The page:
Willcox wines may be drawing some national attention, though perhaps not as much as some area winemakers would like.
Jim Graham, who owns Golden Rule Vineyards in Cochise with wife Ruth, pointed not only to awards won in the state, such as the Arizona Republic’s wine competition in Phoenix, but the San Francisco Chronicle’s wine competitions in 2015, 2016 and 2017, where they won recognition each year in the form of silver and bronze medals.
The Grahams just received word from the 2018 competition that their 2015 Microburst dessert wine, 2015 Cabernet Franc and 2014 Commonwealth each received silver medals.
“Not all wines win recognition, so we are pleased to receive the medals we get,” Graham said, explaining that more than 7,000 wines are entered into competition each year.
Last year, the Grahams entered the Taster’s Guild International Wine Competition for the first time.
“Wines from regions all over the United States and many foreign countries — including France, Italy and Australia — were entered,” Graham said, adding that there were more than 1,400 wines in the competition.
The Grahams won three silver and two gold medals, including a double gold for their 2017 Commonwealth wine, which he described as “a very high honor.”
“To be awarded a double gold, all judges from two different panels of judges need to agree that wine deserves a gold medal,” Graham said, explaining that only 85 wines of the 1,400 wines earned the double gold distinction.
“We believe that most judges have their own individual tastes in wine, so there is an element of individuality when it comes to results,” Graham said. “For example, if one is a judge from California, he or she may have a preconceived notion of how wine should taste based on their expectation that California wine is the standard to which all wines should meet. This can have an impact on how wines from other regions are rated.”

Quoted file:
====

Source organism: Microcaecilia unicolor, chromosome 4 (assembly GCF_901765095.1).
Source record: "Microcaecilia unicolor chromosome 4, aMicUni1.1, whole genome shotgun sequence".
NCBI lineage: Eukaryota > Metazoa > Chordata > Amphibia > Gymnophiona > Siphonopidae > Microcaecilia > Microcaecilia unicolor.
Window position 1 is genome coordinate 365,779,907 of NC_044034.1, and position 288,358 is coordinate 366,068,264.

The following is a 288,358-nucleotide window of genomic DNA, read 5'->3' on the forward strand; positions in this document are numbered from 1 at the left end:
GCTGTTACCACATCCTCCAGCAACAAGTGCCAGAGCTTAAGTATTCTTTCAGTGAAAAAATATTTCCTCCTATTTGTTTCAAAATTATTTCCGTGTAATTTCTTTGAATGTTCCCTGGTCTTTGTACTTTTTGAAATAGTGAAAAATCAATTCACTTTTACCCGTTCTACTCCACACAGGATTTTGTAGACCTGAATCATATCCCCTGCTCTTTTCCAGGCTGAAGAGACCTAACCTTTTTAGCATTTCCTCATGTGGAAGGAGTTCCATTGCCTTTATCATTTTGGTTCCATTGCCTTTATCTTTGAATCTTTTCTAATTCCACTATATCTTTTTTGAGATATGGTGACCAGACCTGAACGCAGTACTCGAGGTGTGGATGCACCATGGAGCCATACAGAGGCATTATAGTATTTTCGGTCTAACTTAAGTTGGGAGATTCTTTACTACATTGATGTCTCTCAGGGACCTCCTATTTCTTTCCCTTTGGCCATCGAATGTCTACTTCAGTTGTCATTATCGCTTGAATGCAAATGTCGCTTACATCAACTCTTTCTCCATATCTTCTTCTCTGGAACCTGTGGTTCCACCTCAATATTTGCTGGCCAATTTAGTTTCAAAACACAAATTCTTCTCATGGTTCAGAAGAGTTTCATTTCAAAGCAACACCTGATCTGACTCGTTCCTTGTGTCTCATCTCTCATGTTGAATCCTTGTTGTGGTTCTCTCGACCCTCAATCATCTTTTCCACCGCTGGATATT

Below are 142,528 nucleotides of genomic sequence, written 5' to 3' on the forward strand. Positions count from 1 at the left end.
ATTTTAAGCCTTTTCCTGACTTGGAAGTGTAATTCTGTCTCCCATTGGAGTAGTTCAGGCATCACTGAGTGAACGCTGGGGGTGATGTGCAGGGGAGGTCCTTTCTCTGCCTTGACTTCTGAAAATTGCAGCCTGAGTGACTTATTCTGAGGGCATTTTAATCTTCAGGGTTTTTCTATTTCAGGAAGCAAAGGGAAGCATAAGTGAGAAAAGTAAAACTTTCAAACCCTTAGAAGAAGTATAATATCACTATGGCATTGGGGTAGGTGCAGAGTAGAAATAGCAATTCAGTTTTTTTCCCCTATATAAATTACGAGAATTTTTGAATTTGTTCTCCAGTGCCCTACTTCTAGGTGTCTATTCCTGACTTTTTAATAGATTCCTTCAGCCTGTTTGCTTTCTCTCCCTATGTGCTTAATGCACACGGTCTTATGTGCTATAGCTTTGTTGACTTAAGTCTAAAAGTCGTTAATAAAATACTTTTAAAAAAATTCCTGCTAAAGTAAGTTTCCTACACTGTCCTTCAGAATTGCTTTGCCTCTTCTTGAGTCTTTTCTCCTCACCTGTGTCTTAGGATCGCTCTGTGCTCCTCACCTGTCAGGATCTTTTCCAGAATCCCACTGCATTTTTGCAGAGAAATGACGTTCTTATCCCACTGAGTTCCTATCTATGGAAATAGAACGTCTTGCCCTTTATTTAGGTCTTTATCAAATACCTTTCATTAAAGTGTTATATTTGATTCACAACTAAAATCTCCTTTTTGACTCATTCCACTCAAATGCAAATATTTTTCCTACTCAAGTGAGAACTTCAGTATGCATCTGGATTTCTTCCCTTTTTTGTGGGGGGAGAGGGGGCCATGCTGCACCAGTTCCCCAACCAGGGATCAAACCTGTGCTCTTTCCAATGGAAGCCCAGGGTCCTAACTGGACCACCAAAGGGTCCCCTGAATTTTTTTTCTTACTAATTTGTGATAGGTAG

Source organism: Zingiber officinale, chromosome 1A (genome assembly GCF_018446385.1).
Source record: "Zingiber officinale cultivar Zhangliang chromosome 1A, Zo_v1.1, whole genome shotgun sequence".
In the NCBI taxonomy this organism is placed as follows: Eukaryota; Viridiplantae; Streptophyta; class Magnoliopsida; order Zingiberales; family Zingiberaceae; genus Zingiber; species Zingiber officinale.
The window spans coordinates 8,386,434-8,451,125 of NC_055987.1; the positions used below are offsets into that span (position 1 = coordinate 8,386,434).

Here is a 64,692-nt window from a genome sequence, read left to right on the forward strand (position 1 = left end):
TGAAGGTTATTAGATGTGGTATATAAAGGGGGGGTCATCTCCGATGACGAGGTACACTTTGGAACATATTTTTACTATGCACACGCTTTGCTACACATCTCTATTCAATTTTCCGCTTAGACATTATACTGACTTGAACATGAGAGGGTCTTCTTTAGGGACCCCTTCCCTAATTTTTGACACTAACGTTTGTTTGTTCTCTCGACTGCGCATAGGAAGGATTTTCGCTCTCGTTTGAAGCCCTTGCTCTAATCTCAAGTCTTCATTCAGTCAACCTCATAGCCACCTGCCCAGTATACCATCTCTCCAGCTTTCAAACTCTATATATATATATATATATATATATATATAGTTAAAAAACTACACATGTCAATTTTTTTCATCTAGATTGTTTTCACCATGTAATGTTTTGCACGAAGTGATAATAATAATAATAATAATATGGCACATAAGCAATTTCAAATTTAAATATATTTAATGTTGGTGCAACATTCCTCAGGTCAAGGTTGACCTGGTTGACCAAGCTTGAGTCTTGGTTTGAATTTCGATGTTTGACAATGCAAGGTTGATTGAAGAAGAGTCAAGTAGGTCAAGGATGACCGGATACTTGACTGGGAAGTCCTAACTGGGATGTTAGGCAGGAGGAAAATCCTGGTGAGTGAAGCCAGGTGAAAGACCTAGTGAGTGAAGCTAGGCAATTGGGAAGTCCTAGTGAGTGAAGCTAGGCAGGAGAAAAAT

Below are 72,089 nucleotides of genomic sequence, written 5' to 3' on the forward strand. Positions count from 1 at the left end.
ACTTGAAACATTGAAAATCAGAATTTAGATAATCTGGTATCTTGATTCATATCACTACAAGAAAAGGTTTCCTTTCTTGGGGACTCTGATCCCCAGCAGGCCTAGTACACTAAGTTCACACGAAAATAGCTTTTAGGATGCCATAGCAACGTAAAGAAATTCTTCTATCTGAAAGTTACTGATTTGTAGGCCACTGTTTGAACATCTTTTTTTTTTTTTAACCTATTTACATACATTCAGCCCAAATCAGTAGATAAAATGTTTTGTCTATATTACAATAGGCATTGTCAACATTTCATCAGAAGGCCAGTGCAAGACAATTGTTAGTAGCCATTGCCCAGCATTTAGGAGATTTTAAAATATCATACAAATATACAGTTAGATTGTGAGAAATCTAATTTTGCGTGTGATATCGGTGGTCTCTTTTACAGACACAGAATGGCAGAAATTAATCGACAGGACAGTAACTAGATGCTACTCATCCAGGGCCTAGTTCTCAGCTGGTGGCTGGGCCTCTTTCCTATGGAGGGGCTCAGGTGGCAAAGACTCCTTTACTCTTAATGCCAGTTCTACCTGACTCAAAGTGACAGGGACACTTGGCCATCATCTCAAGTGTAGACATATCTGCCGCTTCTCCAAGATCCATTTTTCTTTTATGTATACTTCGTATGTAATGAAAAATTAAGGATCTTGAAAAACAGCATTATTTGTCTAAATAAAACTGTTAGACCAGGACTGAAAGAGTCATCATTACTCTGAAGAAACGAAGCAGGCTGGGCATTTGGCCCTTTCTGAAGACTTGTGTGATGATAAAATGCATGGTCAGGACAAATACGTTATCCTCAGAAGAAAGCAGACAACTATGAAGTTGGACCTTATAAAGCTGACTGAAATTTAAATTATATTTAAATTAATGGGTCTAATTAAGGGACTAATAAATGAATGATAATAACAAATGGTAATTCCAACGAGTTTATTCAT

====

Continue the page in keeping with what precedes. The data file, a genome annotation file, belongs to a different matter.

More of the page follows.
While they are pleased when their wines do well in competition, “the fact that all of our wines do not get gold medals does not mean that they are not good wines.”
“The ultimate judges are consumers who are appreciating Golden Rule Vineyards wines and other wines from the Willcox area,” he said.
Unfortunately, local winemaker Sam Pillsbury, owner of Pillsbury Wine Company in Willcox, said that awards don’t always translate into increased sales.
Pillsbury’s wines have also won double golds in the San Francisco competition — last year for his Grenache 2014 and in 2016 for his shiraz, “Guns & Kisses 2013,” yet he has not had “anyone from California order wines” from his Arizona winery.
“We don’t exist in the minds of California wine drinkers,” Pillsbury said, adding that the Golden State isn’t the only PR problem Arizona winemakers have.
“Arizona is not yet a wine culture — people here weren’t brought up to drink them,” he said. “The state of mind says that cars come from Detroit, and wines come from California and France.”
“Arizona can produce wines,” said John McLoughlin, who owns Cellar 433 and Dragoon Mountain Vineyard in Willcox with wife Brighid.
“We are a world class wine region. We have gone miles and miles in a short time,” he said. “We’re all great producers, but we have failed miserably in promoting Arizona wines.”
McLoughlin believes that the Arizona wine industry will “move forward only by unified, coordinated efforts” and by “setting childish egos aside.”
The McLoughlins had sponsored the two-year effort to create an American Viticultural Area (AVA), located in both Cochise and Graham counties, and surrounded by mountain ranges including the Chiricahua, Dos Cabezas, Pinaleno, Dragoon, Little Dragoon and Winchester mountains.
The Willcox AVA went into effect Oct. 12, 2016 — the day Willcox-area winemakers could begin using the Willcox name on their labels.
Rod Keeling, who co-owns Keeling-Schaefer Vineyards with wife Jan Schaefer, believes it’s “a little premature yet to say that we are getting national attention.”
“We are starting to peel back the onion,” Keeling said, calling the AVA “the key” for garnering national attention for Willcox-area wines.
The AVA designation allows winemakers to include the region’s name on any wines with 85 percent or more of their volume derived from area grapes, assuring consumers that wines with that label are enriched by the region’s characteristic grape attributes.
“I had put ‘Cochise County’ on our bottles before the AVA could let us put Willcox on,” Keeling said.
Pillsbury said he is “incredibly excited” to be making wines in Arizona, where he and his fellow winemakers “are doing everything we can by making truly great wines.”
While Pillsbury admitted that it has been “incredibly slow,” nonetheless, “something will happen to make it pop.”
“We’re going to suddenly become hugely sought after,” Pillsbury said. “One event can change the world — look at what happened between California versus French wines years ago.”